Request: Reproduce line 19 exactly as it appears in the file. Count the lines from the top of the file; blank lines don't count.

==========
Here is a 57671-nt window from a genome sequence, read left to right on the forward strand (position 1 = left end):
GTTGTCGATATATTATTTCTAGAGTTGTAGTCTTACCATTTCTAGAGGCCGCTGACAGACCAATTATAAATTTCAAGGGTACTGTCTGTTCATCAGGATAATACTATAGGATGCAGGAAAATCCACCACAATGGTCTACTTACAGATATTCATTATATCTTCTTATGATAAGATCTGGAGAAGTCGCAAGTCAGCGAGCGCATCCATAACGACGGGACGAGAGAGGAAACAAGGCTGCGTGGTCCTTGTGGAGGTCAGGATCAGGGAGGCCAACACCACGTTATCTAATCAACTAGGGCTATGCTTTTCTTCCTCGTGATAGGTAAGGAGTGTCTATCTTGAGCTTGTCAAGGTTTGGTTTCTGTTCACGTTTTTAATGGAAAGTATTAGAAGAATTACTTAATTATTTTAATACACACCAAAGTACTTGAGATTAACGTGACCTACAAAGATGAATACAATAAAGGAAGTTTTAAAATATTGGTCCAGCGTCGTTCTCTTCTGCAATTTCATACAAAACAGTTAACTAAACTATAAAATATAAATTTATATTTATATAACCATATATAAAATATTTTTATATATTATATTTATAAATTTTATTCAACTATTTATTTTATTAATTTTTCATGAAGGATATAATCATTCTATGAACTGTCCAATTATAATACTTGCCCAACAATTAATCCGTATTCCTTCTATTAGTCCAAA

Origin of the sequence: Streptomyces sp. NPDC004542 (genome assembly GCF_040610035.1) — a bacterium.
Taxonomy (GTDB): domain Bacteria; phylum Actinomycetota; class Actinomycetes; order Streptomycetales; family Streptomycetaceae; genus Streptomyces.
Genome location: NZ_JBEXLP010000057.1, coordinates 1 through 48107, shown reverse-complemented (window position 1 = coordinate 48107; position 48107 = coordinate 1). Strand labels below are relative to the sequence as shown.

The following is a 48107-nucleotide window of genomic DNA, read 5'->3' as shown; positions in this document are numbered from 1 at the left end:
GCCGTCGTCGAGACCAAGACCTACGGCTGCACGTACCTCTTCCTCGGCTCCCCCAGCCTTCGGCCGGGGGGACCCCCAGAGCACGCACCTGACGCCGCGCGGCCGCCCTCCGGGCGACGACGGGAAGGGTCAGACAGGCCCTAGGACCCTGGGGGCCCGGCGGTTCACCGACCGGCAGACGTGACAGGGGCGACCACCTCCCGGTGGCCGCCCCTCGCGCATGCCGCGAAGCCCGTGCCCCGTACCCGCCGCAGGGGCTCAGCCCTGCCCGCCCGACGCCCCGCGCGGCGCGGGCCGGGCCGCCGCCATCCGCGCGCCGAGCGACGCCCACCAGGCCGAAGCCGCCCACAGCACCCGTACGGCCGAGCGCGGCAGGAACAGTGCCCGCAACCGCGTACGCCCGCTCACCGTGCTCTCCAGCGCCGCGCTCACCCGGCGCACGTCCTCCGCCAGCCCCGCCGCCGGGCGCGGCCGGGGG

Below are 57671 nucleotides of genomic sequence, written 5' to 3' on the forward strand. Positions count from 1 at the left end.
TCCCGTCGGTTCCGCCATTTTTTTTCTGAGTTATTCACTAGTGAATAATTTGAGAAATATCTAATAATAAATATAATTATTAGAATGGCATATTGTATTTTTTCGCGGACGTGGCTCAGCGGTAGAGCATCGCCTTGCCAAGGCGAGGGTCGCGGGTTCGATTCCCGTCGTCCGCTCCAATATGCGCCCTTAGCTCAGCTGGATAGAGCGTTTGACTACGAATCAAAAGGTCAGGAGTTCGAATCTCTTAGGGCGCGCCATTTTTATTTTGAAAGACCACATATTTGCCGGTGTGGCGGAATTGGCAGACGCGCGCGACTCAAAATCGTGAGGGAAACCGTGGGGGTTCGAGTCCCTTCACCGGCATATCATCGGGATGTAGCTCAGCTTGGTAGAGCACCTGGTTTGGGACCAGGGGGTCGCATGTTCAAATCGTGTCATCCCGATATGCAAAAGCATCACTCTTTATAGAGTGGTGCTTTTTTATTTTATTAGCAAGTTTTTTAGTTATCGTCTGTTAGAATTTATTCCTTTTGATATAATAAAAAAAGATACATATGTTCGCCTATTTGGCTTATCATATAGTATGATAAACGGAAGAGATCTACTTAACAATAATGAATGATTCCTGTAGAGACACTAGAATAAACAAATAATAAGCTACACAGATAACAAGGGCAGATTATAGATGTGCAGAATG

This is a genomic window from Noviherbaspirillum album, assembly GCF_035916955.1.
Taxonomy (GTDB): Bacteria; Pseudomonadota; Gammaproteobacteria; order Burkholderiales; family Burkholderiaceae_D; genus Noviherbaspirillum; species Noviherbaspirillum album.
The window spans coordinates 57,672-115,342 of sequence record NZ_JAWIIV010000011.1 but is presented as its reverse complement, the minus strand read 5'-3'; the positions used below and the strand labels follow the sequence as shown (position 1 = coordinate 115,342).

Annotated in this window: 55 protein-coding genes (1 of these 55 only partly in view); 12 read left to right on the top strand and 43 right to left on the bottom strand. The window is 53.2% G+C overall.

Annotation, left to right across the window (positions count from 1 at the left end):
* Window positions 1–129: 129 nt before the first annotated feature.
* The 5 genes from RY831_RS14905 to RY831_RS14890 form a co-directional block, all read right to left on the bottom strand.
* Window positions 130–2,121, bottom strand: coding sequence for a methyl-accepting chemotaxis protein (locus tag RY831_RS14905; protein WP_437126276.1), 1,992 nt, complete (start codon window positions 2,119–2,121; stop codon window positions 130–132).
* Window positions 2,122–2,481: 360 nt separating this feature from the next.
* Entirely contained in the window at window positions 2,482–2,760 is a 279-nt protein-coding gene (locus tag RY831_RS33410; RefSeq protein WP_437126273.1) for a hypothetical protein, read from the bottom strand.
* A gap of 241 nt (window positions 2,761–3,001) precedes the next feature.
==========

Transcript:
* Entirely contained in the window at window positions 2,482–2,760 is a 279-nt protein-coding gene (locus tag RY831_RS33410; RefSeq protein WP_437126273.1) for a hypothetical protein, read from the bottom strand.